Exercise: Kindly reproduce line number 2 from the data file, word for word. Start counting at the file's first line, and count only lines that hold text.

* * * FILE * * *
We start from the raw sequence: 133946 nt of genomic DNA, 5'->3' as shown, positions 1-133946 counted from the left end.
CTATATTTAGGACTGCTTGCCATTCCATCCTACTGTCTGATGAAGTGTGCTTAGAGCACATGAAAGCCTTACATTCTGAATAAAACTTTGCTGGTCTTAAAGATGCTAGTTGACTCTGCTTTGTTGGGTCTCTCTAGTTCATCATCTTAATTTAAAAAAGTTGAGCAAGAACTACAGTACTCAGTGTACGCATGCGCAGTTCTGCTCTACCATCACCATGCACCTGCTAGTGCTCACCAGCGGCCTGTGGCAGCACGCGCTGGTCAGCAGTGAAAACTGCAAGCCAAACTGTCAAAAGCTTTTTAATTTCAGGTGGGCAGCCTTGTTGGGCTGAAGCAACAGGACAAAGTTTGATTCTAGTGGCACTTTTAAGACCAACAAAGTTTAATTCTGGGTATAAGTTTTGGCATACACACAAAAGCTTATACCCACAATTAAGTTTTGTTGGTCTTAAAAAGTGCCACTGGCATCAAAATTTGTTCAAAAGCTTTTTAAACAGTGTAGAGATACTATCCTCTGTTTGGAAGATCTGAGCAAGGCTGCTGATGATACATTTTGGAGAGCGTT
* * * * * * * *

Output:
CTATATTTAGGACTGCTTGCCATTCCATCCTACTGTCTGATGAAGTGTGCTTAGAGCACATGAAAGCCTTACATTCTGAATAAAACTTTGCTGGTCTTAAAGATGCTAGTTGACTCTGCTTTGTTGGGTCTCTCTAGTTCATCATCTTAATTTAAAAAAGTTGAGCAAGAACTACAGTACTCAGTGTACGCATGCGCAGTTCTGCTCTACCATCACCATGCACCTGCTAGTGCTCACCAGCGGCCTGTGGCAGCACGCGCTGGTCAGCAGTGAAAACTGCAAGCCAAACTGTCAAAAGCTTTTTAATTTCAGGTGGGCAGCCTTGTTGGGCTGAAGCAACAGGACAAAGTTTGATTCTAGTGGCACTTTTAAGACCAACAAAGTTTAATTCTGGGTATAAGTTTTGGCATACACACAAAAGCTTATACCCACAATTAAGTTTTGTTGGTCTTAAAAAGTGCCACTGGCATCAAAATTTGTTCAAAAGCTTTTTAAACAGTGTAGAGATACTATCCTCTGTTTGGAAGATCTGAGCAAGGCTGCTGATGATACATTTTGGAGAGCGTT